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InfoQ Homepage News TensorFlow 2.4 Release Includes CUDA 11 Support and API Updates

TensorFlow 2.4 Release Includes CUDA 11 Support and API Updates

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The TensorFlow project announced the release of version 2.4.0 of the deep-learning framework, featuring support for CUDA 11 and NVIDIA's Ampere GPU architecture, as well as new strategies and profiling tools for distributed training. Other API updates include mixed-precision in Keras and a NumPy frontend.

The TensorFlow team provided an overview of the release in a blog post. For distributed training, a new experimental ParameterServerStrategy is introduced, while MultiWorkerMirroredStrategy moves from experimental to stable. The TensorFlow Profiler also includes support for profiling MultiWorkerMirroredStrategy jobs. In the Keras API, mixed precision has moved from experimental to stable, and several base classes have been refactored to improve memory consumption and simplify custom training logic.

An experimental frontend for NumPy allows users to write NumPy code to run on top of TensorFlow, taking advantage of TensorFlow's execution optimizations. The binaries for the 2.4 release have been built to run with CUDA 11 and cuDNN 8, which support NVIDIA's new Ampere GPU hardware.

Data parallelism is a distributed training technique that slices the training data across multiple workers. TensorFlow's tf.distribute module supports several different data parallel strategies for synchronous and asynchronous distributed training scenarios involving a single machine with multiple GPUs or a cluster of multiple machines.

In synchronous training, each worker independently computes gradients from its own slice of data; the results are aggregated to update the model, requiring each worker to wait, or synchronize, before running a new batch. The MultiWorkerMirroredStrategy, which moves from experimental to stable with the new release, implements synchronous distributed training across multiple machines, and the TensorFlow Profiler has been updated to support MultiWorkerMirroredStrategy training jobs.

The new release also includes an experimental ParameterServerStrategy which allows workers to asynchronously update a model hosted by a parameter server; this provides more fault-tolerance for the cluster, as workers are not dependent on each other.

Keras, the high-level framework for writing models on top of TensorFlow, includes a mixed precision API. Mixed precision allows training to use faster 16-bit arithmetic for some portions of a model, while retaining 32-bit precision in other parts for numeric stability, improving performance "more than 3 times." With the new release, the mixed precision API moves from experimental to stable. The Keras Functional API has also been refactored to improve memory consumption and simplify calling logic.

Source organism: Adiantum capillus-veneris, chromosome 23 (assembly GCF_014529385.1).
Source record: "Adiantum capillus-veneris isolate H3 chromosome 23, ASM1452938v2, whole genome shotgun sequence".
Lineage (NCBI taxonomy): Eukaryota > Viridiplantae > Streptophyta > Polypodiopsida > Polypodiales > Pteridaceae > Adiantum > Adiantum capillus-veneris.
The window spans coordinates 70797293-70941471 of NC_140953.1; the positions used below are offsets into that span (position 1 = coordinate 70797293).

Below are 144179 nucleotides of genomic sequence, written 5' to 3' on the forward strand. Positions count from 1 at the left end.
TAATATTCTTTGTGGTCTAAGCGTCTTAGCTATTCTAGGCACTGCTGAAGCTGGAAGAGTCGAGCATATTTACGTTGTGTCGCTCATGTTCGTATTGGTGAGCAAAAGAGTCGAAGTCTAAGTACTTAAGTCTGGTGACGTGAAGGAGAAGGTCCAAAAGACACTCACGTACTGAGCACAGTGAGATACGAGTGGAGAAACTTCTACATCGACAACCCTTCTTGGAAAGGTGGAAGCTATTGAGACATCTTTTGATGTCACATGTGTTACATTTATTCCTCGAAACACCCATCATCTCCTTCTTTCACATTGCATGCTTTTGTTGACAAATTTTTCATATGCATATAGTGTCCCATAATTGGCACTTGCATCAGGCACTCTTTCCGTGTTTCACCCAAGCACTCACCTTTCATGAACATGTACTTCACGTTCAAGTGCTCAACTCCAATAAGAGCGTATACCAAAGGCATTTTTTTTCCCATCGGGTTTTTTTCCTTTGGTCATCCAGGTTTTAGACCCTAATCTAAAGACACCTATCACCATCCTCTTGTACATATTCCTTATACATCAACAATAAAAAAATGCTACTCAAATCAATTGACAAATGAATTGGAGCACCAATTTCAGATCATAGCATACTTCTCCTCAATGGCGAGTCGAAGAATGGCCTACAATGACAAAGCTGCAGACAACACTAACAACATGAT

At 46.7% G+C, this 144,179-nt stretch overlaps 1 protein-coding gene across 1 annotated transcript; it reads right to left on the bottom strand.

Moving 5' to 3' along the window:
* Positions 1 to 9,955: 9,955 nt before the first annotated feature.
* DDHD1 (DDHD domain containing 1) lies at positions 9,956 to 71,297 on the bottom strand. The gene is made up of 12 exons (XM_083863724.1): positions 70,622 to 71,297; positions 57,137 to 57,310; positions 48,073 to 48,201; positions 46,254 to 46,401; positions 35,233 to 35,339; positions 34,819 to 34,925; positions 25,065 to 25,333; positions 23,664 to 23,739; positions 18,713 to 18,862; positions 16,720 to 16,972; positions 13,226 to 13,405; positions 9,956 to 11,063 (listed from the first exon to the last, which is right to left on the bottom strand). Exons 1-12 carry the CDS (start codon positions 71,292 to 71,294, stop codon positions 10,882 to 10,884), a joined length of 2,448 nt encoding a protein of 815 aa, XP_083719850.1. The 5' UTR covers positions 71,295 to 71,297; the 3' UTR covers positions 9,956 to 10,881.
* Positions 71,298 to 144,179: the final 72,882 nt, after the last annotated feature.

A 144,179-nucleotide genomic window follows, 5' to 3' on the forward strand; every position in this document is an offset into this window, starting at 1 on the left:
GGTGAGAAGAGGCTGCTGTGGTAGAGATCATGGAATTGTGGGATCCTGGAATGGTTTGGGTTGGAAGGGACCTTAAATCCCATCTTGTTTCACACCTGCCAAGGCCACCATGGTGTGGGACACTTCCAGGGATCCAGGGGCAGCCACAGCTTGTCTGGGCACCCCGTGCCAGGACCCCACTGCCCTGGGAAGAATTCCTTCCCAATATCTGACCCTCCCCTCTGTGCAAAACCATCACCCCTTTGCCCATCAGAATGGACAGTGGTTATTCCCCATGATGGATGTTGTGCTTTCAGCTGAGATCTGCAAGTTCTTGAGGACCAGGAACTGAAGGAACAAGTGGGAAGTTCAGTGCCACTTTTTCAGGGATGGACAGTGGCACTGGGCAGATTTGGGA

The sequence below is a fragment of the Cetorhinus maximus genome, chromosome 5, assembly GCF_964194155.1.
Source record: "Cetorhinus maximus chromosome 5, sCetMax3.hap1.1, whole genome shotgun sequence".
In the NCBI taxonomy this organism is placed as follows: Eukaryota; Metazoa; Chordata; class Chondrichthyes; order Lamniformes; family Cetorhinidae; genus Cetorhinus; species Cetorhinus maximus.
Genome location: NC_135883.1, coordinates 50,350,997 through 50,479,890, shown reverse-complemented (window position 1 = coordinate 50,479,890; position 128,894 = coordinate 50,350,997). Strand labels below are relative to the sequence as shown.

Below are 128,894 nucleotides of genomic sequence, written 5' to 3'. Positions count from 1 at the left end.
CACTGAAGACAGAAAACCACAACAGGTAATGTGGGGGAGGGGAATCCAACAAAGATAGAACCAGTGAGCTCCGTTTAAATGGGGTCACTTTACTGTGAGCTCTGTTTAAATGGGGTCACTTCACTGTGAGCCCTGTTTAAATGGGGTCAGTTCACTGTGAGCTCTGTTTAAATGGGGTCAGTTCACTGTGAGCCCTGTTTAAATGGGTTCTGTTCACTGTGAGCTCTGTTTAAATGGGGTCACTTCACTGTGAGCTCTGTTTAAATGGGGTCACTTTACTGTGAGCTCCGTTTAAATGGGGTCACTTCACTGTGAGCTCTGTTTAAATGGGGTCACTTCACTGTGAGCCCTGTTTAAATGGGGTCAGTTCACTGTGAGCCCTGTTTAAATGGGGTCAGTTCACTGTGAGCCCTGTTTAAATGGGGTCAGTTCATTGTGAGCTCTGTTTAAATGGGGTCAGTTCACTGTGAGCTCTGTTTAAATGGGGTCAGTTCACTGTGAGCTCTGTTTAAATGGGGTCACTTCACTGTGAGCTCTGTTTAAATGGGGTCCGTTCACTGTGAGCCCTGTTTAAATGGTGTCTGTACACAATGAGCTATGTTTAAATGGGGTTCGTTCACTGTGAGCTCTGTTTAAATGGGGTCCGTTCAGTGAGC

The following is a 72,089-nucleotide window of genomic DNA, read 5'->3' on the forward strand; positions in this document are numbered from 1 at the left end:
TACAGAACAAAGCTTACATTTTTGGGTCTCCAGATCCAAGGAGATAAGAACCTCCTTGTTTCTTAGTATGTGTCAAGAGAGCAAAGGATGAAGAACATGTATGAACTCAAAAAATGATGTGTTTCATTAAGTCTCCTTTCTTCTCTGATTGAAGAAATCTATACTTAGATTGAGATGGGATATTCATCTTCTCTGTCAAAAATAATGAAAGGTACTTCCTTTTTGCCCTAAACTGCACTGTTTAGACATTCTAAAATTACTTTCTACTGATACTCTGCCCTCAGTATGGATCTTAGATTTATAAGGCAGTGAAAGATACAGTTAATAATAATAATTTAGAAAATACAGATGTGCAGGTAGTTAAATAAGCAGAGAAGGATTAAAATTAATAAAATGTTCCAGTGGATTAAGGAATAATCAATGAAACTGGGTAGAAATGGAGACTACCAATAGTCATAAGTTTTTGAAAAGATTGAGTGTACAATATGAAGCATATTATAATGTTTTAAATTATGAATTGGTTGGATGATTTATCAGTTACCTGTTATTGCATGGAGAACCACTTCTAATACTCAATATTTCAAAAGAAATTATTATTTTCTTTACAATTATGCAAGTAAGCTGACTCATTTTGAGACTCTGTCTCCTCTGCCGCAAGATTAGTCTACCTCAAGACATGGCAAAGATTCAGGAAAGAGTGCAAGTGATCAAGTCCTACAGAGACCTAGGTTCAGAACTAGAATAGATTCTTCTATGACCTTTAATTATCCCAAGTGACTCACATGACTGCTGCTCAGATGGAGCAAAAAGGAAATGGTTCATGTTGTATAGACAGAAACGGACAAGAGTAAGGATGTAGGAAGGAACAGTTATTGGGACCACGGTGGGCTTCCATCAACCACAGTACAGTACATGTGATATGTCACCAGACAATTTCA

A new experimental module, tf.experimental.numpy, exposes a subset of APIs from the popular NumPy scientific computing package. The module provides an implementation of NumPy's NDArray that internally wraps a TensorFlow Tensor object. Users can then write NumPy-compatible code that takes advantage of TensorFlow's runtime accelerations. Because the module is experimental, it is subject to future breaking changes; in addition, the documentation lists several NumPy features that will not be supported, including the NumPy C API support, Swig integration, and Fortran storage order.

The TensorFlow binaries for the release are built for CUDA 11, supporting the new features of NVIDIA's A100 Ampere GPUs, which achieve improved training times compared to the previous V100 GPUs. TensorFlow 2.4 on CUDA 11 by default enables support for the TensorFloat-32 data type; this results in faster matrix math operations, albeit at reduced precision. PyTorch, the other major deep-learning framework, released its version 1.7 in October, also with support for CUDA 11 and the A100 GPU, as well as distributed training options for the Windows operating system.

In a response to the release announcement, Leigh Johnson, a machine-learning engineer at Slack, tweeted:

Can't wait to try out Parameter Server Training. Coordinating distributed interruptible (spot) workloads is a hard problem, with significant impact on the [cost] and compute footprint of modeling.

The TensorFlow source code and 2.4 release notes are available on GitHub.

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